Erotic Spiritual Practice

At left, photograph by Drew Graham.

One of the central tasks of our growth as queer men is to reunite our sexuality with our longing for the Source of our inner life. In the terms of Jewish spirituality, this work is both Repair of the Self and Repair of the World. Repair of the Self, because it heals our spirit; but also Repair of the World, because as fully integrated erotic-spiritual beings, we find our courage to be the change in the world that we want to see: to say no to the false, homophobic voices that deny our desire as a path toward the Sacred, and to fight for others in their own struggles toward wholeness in the face of oppression.

Throughout history and across cultures, mystics have used the language of erotic union to describe their longing for and communion with God. If we’re blessed, the best sexual experiences of our lives are also among the most intensely spiritual.

It makes no sense to leave to chance something so important to our growth. The practice of erotic spirituality deserves our conscious and focused attention.

Take inventory. Be honest with yourself about your wounds. Even if you’ve been out for years, you may feel that your sexual life and your connection to Spirit have a great gulf fixed between them. Explore that disconnect. Sit with it, push back against it.

Pray or meditate naked. Staying in touch with your body-with your erotic body–is an excellent way to turn up the volume on whatever keeps you from bringing flesh together with spirit–and to celebrate their connection.

Breathe! Do it deeply and intentionally. Think of it as pleasure. Imagine that the air you take in is itself an erotic force, penetrating you with each breath.

Relinquish the Goal. Orgasm and ejaculation are gorgeous. But learn to cultivate longing for its own sake. How does it impact your emotional and spiritual state if you choose to remain aroused without immediate release?

Practice Queer Midrash. Reimagine the sacred narratives of the tradition(s) that speak to you–a practice that Jewish biblical study calls midrash. The stories of Ruth and Naomi, of David and Jonathan, of Jesus and the Beloved Disciple, of the centurion and his “boy” in Luke 7:1-10 are ripe for retelling in celebration of same-sex desire. Generations of mystics have used the language of the Song of Songs to imagine themselves having sex with God. Lord Krishna splits himself into dozens of identical manifestations in order to give his cowherd-girl devotees the experience of unique bliss in moonlit dalliance with him. Photographers John Dugdale and Oscar Wolfman offer rich visual resources for a practice of queer midrash.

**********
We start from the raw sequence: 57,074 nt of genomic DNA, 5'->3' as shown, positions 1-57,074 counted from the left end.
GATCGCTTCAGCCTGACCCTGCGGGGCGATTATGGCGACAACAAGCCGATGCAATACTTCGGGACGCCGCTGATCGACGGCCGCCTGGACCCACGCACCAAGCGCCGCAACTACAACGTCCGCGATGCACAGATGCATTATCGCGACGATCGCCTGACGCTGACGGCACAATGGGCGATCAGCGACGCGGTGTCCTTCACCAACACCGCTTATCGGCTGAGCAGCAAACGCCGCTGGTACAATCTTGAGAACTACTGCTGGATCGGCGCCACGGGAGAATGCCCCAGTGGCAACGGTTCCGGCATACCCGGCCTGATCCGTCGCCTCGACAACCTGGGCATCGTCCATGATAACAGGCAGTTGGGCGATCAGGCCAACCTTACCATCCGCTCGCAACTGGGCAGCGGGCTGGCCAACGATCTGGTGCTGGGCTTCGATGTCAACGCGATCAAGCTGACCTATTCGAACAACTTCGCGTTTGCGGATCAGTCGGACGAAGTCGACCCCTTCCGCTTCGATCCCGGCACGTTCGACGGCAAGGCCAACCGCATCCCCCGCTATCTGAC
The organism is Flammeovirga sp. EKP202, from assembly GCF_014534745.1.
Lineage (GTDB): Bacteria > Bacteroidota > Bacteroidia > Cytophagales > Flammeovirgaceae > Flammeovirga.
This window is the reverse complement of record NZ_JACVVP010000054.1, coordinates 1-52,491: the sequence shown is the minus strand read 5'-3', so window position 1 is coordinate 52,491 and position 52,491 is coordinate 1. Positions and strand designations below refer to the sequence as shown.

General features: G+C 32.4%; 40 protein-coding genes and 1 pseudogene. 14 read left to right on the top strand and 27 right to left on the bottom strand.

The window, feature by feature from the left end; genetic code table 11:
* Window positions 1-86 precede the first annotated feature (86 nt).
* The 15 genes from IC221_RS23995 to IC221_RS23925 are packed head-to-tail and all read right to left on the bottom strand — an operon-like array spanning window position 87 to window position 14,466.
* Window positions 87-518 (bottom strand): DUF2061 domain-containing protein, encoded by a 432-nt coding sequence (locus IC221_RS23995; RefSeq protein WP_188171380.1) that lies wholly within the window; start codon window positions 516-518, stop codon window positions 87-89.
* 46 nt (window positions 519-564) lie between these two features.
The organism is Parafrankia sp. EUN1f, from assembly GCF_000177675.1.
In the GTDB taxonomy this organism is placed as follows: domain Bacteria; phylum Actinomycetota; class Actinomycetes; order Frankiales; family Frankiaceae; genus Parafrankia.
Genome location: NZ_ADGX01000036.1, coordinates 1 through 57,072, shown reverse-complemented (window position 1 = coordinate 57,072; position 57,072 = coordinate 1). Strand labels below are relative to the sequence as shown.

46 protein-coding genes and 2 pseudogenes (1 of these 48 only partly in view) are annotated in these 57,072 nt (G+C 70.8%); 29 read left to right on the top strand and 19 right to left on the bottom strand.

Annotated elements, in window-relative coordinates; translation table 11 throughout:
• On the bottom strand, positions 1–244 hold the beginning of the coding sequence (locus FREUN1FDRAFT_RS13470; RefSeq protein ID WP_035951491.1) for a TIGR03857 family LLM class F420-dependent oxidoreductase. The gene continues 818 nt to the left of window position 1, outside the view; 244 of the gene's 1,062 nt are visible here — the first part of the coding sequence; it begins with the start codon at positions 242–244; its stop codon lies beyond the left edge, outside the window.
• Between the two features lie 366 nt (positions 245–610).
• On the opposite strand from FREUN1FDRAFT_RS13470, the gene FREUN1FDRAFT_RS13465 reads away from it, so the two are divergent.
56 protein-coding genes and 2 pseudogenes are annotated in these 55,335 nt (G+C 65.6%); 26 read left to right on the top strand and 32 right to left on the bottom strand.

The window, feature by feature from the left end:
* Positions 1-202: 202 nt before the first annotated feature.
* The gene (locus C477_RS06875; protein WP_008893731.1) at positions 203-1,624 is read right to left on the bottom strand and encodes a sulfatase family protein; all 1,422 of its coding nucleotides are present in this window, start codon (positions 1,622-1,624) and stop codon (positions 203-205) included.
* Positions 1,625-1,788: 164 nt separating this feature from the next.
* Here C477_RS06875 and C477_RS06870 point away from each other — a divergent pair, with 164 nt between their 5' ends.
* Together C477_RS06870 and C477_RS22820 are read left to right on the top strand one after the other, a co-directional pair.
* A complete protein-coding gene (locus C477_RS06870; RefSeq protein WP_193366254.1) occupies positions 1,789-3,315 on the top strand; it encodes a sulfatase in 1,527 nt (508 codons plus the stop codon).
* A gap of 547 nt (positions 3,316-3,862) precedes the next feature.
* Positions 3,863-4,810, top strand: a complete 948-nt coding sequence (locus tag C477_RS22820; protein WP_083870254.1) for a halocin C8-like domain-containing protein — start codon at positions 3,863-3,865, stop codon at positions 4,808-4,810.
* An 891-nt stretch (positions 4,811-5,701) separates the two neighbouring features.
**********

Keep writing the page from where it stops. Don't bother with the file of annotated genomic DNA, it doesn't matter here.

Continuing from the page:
Find--and create--erotic community No matter where or with whom you find your erotic fulfilment, treat your partners like the beloved of God. Hope for the same in return..

Stop “chasing the dragon. Peak experiences don’t happen all the time. If we try to repeat them at will, we can get caught up in a cycle that’s closer to addiction than openness to Spirit.

Create seasonal ritual. It can be enormously healing to affirm the integration of your sexuality with Nature’s larger rhythms. Create for yourself an erotic ritual in celebration of the Summer or Winter Solstice, of the Spring or Fall Equinox. The ever-amazing Annie Sprinkle's website has a thousand suggestions for sexy things you can do in and with nature. For that matter, so do I, but you have to ask. (Photograph above by Drew Graham.)

“Like a great starving beast my body is quivering fixed on the scent of light.”–Hafiz